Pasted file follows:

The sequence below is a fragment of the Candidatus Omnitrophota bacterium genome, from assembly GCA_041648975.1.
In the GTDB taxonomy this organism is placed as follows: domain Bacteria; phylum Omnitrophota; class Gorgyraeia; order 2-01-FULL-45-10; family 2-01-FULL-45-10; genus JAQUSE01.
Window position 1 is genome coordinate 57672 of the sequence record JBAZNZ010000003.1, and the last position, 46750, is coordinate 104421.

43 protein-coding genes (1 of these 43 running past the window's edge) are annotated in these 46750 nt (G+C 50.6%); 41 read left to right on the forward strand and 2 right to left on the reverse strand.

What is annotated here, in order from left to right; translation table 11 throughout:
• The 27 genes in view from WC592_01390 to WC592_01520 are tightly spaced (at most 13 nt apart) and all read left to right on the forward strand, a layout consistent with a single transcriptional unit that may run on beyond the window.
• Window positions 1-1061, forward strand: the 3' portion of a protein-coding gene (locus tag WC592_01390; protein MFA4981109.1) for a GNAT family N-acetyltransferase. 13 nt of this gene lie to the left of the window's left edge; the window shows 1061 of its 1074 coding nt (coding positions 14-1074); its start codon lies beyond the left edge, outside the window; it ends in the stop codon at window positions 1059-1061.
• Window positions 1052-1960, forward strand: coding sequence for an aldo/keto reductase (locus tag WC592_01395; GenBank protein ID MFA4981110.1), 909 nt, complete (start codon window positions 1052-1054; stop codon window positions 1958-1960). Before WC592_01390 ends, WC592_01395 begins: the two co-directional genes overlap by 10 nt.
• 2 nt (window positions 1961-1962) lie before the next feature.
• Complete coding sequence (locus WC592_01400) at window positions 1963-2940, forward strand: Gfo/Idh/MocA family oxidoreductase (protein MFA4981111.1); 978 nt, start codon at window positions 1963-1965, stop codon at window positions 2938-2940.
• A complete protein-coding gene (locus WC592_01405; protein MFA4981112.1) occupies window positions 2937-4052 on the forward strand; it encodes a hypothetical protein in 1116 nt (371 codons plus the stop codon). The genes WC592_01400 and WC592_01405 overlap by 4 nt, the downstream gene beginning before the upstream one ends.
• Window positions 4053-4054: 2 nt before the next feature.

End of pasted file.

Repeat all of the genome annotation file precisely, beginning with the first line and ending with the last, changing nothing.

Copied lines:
The sequence below is a fragment of the Candidatus Omnitrophota bacterium genome, from assembly GCA_041648975.1.
In the GTDB taxonomy this organism is placed as follows: domain Bacteria; phylum Omnitrophota; class Gorgyraeia; order 2-01-FULL-45-10; family 2-01-FULL-45-10; genus JAQUSE01.
Window position 1 is genome coordinate 57672 of the sequence record JBAZNZ010000003.1, and the last position, 46750, is coordinate 104421.

43 protein-coding genes (1 of these 43 running past the window's edge) are annotated in these 46750 nt (G+C 50.6%); 41 read left to right on the forward strand and 2 right to left on the reverse strand.

What is annotated here, in order from left to right; translation table 11 throughout:
• The 27 genes in view from WC592_01390 to WC592_01520 are tightly spaced (at most 13 nt apart) and all read left to right on the forward strand, a layout consistent with a single transcriptional unit that may run on beyond the window.
• Window positions 1-1061, forward strand: the 3' portion of a protein-coding gene (locus tag WC592_01390; protein MFA4981109.1) for a GNAT family N-acetyltransferase. 13 nt of this gene lie to the left of the window's left edge; the window shows 1061 of its 1074 coding nt (coding positions 14-1074); its start codon lies beyond the left edge, outside the window; it ends in the stop codon at window positions 1059-1061.
• Window positions 1052-1960, forward strand: coding sequence for an aldo/keto reductase (locus tag WC592_01395; GenBank protein ID MFA4981110.1), 909 nt, complete (start codon window positions 1052-1054; stop codon window positions 1958-1960). Before WC592_01390 ends, WC592_01395 begins: the two co-directional genes overlap by 10 nt.
• 2 nt (window positions 1961-1962) lie before the next feature.
• Complete coding sequence (locus WC592_01400) at window positions 1963-2940, forward strand: Gfo/Idh/MocA family oxidoreductase (protein MFA4981111.1); 978 nt, start codon at window positions 1963-1965, stop codon at window positions 2938-2940.
• A complete protein-coding gene (locus WC592_01405; protein MFA4981112.1) occupies window positions 2937-4052 on the forward strand; it encodes a hypothetical protein in 1116 nt (371 codons plus the stop codon). The genes WC592_01400 and WC592_01405 overlap by 4 nt, the downstream gene beginning before the upstream one ends.
• Window positions 4053-4054: 2 nt before the next feature.